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Embrace the future by reinventing retail

As the retail landscape changes rapidly by the day, retailers must examine ways in which they can reinvent both their businesses and also themselves if they are to remain relevant. STEVEN VEN BELLEGHEM reports.

The next few years will decide which business models will survive and which will undergo sweeping changes. There are companies at the crossroads and technological evolution, the modern consumer and the dynamics of the retail market will compel them all to confront whether they are prepared to undergo reinvention.

This article will introduce a philosophy that makes it possible for organisations and their owners to reinvent themselves. The objective is learning how to be relevant and successful in a tumultuous market.

In 2013 it became clear how fast things are evolving, and then last year, the world reached a tipping point – for the first time in history, consumers spent more time in front of small screens (smartphones and tablets) than large ones (desktop and television).

The next two years should see the breakthrough of wearable devices and the rise of the ‘internet of things’ in which everything from one’s car to one’s toothbrush will be connected.

The year 2013 also illustrated how quickly the fates of companies can change – Blackberry fell out of favour as the corporate phone of choice and Nokia sold for US$5 billion when it was worth significantly more just a decade earlier.

Three new types of competitors

Most companies use competitor analysis to analyse their direct competitors. While such analysis is obviously important, it is no less crucial to take a closer look at three new types of competitors.

Start-ups: small, sharp players are undermining quite a few of the traditional business models used by established companies. Smaller players are looking for new and efficient ways to enter the market. Despite their limited initial market, it is still crucial to monitor their activities because this is the type of player that revolutionises the market;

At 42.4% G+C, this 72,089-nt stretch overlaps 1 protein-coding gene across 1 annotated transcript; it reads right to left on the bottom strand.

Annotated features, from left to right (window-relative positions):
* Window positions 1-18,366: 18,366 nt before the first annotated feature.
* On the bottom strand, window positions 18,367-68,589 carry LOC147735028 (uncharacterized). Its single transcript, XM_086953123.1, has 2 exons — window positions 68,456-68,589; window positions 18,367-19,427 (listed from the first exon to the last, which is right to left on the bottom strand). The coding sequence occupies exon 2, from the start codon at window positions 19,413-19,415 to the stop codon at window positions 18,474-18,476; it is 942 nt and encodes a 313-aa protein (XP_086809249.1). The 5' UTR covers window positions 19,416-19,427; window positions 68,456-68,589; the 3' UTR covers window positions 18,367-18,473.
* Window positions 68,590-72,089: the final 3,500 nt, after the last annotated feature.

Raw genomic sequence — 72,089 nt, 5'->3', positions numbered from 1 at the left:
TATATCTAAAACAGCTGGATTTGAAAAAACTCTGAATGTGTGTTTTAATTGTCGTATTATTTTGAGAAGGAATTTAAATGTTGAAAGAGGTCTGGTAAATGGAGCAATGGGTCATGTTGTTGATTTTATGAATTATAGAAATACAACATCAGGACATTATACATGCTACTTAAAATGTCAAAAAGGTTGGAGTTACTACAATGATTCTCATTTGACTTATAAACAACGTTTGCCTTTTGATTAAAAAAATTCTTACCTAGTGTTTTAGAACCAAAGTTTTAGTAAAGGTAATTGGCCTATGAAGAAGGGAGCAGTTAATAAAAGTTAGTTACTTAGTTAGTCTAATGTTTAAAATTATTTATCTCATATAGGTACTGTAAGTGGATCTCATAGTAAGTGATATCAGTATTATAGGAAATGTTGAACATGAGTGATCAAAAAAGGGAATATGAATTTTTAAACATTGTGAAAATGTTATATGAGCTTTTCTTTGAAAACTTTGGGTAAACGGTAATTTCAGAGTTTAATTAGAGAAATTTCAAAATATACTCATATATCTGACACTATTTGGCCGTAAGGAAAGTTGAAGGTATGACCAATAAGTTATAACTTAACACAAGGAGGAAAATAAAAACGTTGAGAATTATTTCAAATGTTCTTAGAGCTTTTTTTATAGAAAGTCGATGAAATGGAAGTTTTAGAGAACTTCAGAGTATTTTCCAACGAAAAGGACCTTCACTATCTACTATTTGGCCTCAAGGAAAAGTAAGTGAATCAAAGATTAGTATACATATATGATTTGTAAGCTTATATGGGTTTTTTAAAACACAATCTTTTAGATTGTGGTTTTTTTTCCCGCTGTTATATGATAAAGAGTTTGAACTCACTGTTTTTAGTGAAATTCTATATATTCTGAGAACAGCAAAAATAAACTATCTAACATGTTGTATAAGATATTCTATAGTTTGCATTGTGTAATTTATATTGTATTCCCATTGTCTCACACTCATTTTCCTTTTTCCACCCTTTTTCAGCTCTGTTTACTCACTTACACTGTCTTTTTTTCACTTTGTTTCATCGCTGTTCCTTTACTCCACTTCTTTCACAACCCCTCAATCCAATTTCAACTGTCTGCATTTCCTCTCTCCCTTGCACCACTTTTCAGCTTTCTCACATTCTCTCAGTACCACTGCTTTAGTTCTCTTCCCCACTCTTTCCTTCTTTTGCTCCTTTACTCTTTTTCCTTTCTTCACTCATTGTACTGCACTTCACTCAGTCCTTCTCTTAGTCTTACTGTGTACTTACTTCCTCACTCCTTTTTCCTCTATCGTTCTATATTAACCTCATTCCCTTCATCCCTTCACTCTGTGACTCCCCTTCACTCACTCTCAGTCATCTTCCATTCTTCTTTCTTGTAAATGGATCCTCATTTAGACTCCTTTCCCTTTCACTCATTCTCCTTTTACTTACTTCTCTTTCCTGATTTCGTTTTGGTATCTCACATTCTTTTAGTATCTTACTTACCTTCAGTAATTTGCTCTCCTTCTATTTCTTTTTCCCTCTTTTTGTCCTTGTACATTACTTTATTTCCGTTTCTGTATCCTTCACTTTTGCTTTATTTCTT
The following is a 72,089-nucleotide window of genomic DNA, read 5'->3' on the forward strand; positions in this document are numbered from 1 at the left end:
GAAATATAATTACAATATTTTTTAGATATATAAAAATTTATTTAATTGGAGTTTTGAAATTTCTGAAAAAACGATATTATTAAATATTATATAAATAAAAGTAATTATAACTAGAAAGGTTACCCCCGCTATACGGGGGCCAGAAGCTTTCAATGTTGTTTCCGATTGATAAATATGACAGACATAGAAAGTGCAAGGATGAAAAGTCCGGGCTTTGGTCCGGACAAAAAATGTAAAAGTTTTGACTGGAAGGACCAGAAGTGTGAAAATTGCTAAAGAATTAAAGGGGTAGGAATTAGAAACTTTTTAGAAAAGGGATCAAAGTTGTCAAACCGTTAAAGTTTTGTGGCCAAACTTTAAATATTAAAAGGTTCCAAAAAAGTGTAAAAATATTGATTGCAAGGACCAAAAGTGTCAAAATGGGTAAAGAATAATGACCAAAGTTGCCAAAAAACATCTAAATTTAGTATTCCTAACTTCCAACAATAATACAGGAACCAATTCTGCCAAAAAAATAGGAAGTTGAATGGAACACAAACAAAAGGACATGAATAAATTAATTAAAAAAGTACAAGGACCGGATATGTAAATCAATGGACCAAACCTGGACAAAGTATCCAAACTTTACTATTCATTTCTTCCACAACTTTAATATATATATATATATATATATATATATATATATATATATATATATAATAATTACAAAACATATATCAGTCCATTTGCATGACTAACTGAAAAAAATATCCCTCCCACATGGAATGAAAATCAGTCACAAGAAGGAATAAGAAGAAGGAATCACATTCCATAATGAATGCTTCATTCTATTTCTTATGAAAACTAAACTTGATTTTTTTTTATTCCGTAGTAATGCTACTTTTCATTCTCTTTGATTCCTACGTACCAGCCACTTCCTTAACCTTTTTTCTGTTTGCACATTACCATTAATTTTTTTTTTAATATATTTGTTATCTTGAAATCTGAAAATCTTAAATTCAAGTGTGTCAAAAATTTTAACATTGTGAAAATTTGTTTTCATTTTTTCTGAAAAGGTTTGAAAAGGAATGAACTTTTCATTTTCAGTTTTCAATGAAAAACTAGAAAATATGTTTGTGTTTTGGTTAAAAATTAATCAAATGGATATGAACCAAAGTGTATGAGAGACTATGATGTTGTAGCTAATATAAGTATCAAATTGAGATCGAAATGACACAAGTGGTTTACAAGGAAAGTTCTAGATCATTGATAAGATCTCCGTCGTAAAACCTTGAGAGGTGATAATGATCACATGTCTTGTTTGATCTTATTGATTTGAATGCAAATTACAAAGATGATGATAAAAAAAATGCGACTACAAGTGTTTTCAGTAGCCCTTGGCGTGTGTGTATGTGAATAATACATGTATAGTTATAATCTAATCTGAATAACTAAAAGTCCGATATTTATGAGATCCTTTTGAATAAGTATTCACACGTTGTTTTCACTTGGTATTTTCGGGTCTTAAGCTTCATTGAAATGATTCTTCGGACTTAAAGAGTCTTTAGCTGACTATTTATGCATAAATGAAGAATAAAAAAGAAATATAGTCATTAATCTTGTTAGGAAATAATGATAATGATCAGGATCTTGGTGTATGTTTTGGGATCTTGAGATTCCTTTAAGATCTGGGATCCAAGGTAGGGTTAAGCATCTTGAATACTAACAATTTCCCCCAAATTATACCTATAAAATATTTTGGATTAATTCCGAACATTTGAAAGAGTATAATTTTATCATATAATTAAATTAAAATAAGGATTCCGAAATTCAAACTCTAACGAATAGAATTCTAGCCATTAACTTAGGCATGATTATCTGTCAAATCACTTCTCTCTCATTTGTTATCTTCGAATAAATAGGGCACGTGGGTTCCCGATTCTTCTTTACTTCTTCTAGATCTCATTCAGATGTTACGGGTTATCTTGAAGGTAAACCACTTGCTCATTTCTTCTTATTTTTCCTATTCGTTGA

Major digital players: every company should start from the assumption that organisations like Google, Amazon and Apple may one day become their competitor.

These big players have lots of clout, money to burn, a wealth of data and top technology enabling them to enter any market they choose with a fair degree of creativity;

Consumers themselves: technology is cheaper and better, resulting in competition from consumers themselves. The introduction of cheap and high-quality digital cameras destroyed the independent photography business. Modern consumers have no use for a photographer anymore; they take their own pictures.

The taxi industry is also under attack by Uber and the travel industry is struggling with AirBnB. More and more often, companies are finding themselves competing with their consumers’ hobbies.

The answer is reinvention.

Markets are unpredictable and in a constant state of flux. Long-term strategies are indispensable but need to be evaluated every three months. In order to avoid becoming obsolete, businesses need to self-evaluate thoroughly and prepare for the future using a different approach than the one that has proven successful in the past.

Step 1: reinvent the model

Business owners afraid to disrupt or ‘eat’ their own business models might find their heads on plates someday. As players in ever-changing markets, they must have the courage to let go of what they have and opt for something new, even if that means cannibalising their own markets.

A recent example would be the Blockbuster versus Netflix case study. Blockbuster was one of the biggest video rental businesses in the world – at one point there was a Blockbuster branch within 10 minutes of every American’s home. Then Netflix came onto the scene, initially offering a subscription for ordering DVDs. The DVDs were shipped via regular mail and the customer simply sent them back afterwards.

When Netflix and VOD (video on demand) eventually killed Blockbuster’s business model, they started taking over other companies. Blockbuster wasn’t willing to adjust its existing business model whereas Netflix immediately jumped on the streaming trend.

By offering streaming services, the company lost some of its postal customers to its new service but Netflix abandoned its postal order activities just a few years later to focus completely on streaming. This is all because the company wasn’t afraid to eat its own business model.